The Atlanta Braves were sitting pretty back on the morning of April 29. They were 17-7 and 3½ games up on the Washington Nationals in the NL East.
But then manager Fredi Gonzalez made a decision that might come back to haunt him. He shook up his lineup by sitting four of his eight regulars. While you can make a good argument that several of the Atlanta regulars need to sit on the bench permanently, Gonzalez did it for a different reason.
The Braves were facing Miami right-hander Jose Fernandez that night. Fernandez had shut down the Braves the week before in Atlanta, so Gonzalez emptied his bench and started Ramiro Pena at third base, Ryan Doumit in left field, Jordan Schafer in center and Tyler Pastornicky at second.
Fernandez shut out the Braves again as the Marlins won 9-0. Atlanta got only three hits in the game. You could say it wouldn’t have mattered who was in Gonzalez’s lineup. Fernandez, who has since blown out his elbow and will miss the rest of the season, was just that good in both games against the Braves.
But since that game, since Gonzalez sat half his lineup, the Braves are 5-12. They are barely hanging on to first place, and the offense continues to be embarrassing.
Perhaps Gonzalez’s lineup change and the Braves’ subsequent downturn was just a coincidence. But it seemed like he was scared of Fernandez, worried that his starters couldn’t handle a dominant pitcher. Maybe Gonzalez was right, but the Braves haven’t been the same since he pulled that trick.
The fact is, Atlanta’s regulars can’t handle many pitchers this season. In the past 17 games, the Braves have hit .209 and scored only 40 runs (2.35 runs per game).
Gonzalez, thankfully, has benched Dan Uggla, and even that hasn’t helped. Gonzalez has changed his lineup around a bit, batting the pitcher eighth, and that hasn’t helped. Maybe he’s running out of ideas.
This reminded me of the 1993 Braves. That group also started the season slowly at the plate, or at least that’s what I remembered. But a closer look and a comparison to this year’s team make that hard to believe.
While the Braves have B.J. Upton back near a .200 batting average, and the production from second base has been right near that mark, as well, the Braves of 21 years ago had no one near a .200 batting average.
The lowest batting average on the 1993 team belonged to catcher Damon Berryhill, who hit .245. The rest of the regulars hit between .252 and .305. Berryhill was also the only regular with an on-base percentage below .300. All of the other seven regulars were not only above .300, but six were actually above .332. The only one between those two numbers was third baseman Terry Pendleton, who had a .311 OBP but had another outstanding overall season.
So that offense was supposedly struggling, and the Braves still went out and acquired Fred McGriff from San Diego. McGriff made the Braves much better, and they went on an historic run the second half of that season to make the playoffs for the third year in a row.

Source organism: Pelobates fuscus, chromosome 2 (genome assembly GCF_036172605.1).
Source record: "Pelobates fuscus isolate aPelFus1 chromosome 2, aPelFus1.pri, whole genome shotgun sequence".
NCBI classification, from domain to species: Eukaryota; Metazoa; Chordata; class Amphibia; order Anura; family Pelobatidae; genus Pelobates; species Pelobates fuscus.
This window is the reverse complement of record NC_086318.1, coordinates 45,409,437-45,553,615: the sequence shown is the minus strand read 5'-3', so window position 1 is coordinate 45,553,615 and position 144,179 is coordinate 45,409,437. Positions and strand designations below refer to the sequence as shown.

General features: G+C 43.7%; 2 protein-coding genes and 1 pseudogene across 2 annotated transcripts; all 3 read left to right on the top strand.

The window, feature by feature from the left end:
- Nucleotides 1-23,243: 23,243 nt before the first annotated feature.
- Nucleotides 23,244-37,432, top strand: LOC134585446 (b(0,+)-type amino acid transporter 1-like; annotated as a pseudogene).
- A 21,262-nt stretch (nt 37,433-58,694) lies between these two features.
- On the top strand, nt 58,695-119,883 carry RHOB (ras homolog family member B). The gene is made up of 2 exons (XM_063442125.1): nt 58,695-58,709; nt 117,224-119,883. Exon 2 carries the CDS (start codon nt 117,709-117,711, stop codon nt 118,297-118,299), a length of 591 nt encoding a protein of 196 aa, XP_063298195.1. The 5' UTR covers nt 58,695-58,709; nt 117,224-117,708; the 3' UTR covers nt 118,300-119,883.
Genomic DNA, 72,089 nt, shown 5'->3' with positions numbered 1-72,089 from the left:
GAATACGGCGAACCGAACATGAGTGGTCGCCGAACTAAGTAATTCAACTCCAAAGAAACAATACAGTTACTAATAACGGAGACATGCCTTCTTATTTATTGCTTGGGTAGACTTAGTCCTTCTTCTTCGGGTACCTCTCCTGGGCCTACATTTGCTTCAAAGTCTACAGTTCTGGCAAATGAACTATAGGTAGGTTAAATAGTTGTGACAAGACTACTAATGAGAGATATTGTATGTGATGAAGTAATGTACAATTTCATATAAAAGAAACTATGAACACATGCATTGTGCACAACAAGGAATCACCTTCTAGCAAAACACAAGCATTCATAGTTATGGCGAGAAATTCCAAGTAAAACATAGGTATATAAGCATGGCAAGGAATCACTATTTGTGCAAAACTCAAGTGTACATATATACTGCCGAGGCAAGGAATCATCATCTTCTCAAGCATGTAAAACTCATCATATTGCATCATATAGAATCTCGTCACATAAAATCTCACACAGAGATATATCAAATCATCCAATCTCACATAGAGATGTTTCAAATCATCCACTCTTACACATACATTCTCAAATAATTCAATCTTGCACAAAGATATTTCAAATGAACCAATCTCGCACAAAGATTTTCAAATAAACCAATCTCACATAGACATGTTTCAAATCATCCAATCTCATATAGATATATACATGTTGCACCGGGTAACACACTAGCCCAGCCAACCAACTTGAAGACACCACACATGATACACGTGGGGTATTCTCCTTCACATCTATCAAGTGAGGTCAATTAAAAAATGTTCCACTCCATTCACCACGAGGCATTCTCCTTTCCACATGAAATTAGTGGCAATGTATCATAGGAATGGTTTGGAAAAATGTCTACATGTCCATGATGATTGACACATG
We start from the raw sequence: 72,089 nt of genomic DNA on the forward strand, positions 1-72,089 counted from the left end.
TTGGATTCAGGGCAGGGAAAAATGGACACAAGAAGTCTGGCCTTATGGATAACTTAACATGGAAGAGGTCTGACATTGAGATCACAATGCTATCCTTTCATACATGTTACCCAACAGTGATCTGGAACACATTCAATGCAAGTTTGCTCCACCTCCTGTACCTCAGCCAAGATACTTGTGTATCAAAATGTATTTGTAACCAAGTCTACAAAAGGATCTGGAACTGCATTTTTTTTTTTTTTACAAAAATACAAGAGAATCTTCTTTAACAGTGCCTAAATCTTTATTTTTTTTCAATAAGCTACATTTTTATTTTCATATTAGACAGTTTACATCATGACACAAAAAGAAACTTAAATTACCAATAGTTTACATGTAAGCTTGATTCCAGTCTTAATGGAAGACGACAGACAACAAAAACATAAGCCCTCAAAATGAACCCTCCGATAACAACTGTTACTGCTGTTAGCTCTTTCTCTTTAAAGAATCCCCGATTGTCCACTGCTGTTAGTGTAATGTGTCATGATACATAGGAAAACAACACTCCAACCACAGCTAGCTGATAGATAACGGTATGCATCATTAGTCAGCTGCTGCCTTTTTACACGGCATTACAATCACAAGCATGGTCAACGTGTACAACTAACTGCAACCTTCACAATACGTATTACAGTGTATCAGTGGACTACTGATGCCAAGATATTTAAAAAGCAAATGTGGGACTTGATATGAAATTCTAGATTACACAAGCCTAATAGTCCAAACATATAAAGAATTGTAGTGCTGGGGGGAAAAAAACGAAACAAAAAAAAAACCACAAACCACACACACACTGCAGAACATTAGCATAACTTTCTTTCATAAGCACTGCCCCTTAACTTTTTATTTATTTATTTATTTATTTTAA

There is no debate about this year’s offense. It has been awful. The solid pitching is the only reason the Braves are above .500, and another bad week will change that quickly.
So what can the Braves do? They can be patient and hope these hitters come around. But is that really going to work? Can this lineup get on track and be consistent?
This is not a team slump. A slump lasts for a week or two. This pathetic offense has not been good all season. Some of these hitters are not just in a slump. They’re just not very good.
The Braves need to do what they did 21 years ago and make a big trade. Shaking up the lineup hasn’t worked, so maybe they just need to shake up the roster.
They are limited, however, in who they can deal. No team will take Uggla. The Braves just recently locked up their first baseman, shortstop and third baseman to long-term contracts. And no one would dare take B.J. Upton, as his struggles continue and he’s under contract for three-and-a-half more years.
Atlanta could swap Evan Gattis in a deal, but he’s relatively cheap and provides power. That leaves Justin Upton and Jason Heyward, who are both under contract through next season. Perhaps that makes them more likely for a deal.
Could they find a team to swap players at the position where those three play? For example, would the Braves trade Heyward to Toronto for Jose Bautista? Would they trade Justin Upton to the New York Yankees for Brett Gardner and a reliever? Would they swap Gattis to the Cincinnati Reds for Devin Mesoraco and another bat? Maybe one of the extra starting pitchers can be traded for a bat.
I’m just throwing stuff up against the wall here to see what might stick. The Braves must do something to shake up this team. Allowing the pitcher to hit eighth won’t cut it. They need another McGriff-like trade to ignite an offense that has been dormant for six weeks.
Listen to “The Bill Shanks Show” from 3-6 p.m. weekdays on WPLA Fox Sports 1670 AM in Macon and online at www.foxsports1670.com. Follow Bill at www.twitter.com/BillShanks and e-mail him at firstname.lastname@example.org.